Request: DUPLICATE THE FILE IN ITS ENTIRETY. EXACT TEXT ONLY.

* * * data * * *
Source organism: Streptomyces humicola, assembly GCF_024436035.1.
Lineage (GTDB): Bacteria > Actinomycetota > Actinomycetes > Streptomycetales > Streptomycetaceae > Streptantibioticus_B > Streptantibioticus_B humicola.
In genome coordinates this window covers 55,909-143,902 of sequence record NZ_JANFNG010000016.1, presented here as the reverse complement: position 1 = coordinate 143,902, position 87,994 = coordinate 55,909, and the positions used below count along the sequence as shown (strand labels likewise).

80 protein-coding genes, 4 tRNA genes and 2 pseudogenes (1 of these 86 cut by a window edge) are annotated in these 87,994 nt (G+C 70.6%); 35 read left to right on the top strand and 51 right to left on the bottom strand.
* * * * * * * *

Source organism: Streptomyces humicola, assembly GCF_024436035.1.
Lineage (GTDB): Bacteria > Actinomycetota > Actinomycetes > Streptomycetales > Streptomycetaceae > Streptantibioticus_B > Streptantibioticus_B humicola.
In genome coordinates this window covers 55,909-143,902 of sequence record NZ_JANFNG010000016.1, presented here as the reverse complement: position 1 = coordinate 143,902, position 87,994 = coordinate 55,909, and the positions used below count along the sequence as shown (strand labels likewise).

80 protein-coding genes, 4 tRNA genes and 2 pseudogenes (1 of these 86 cut by a window edge) are annotated in these 87,994 nt (G+C 70.6%); 35 read left to right on the top strand and 51 right to left on the bottom strand.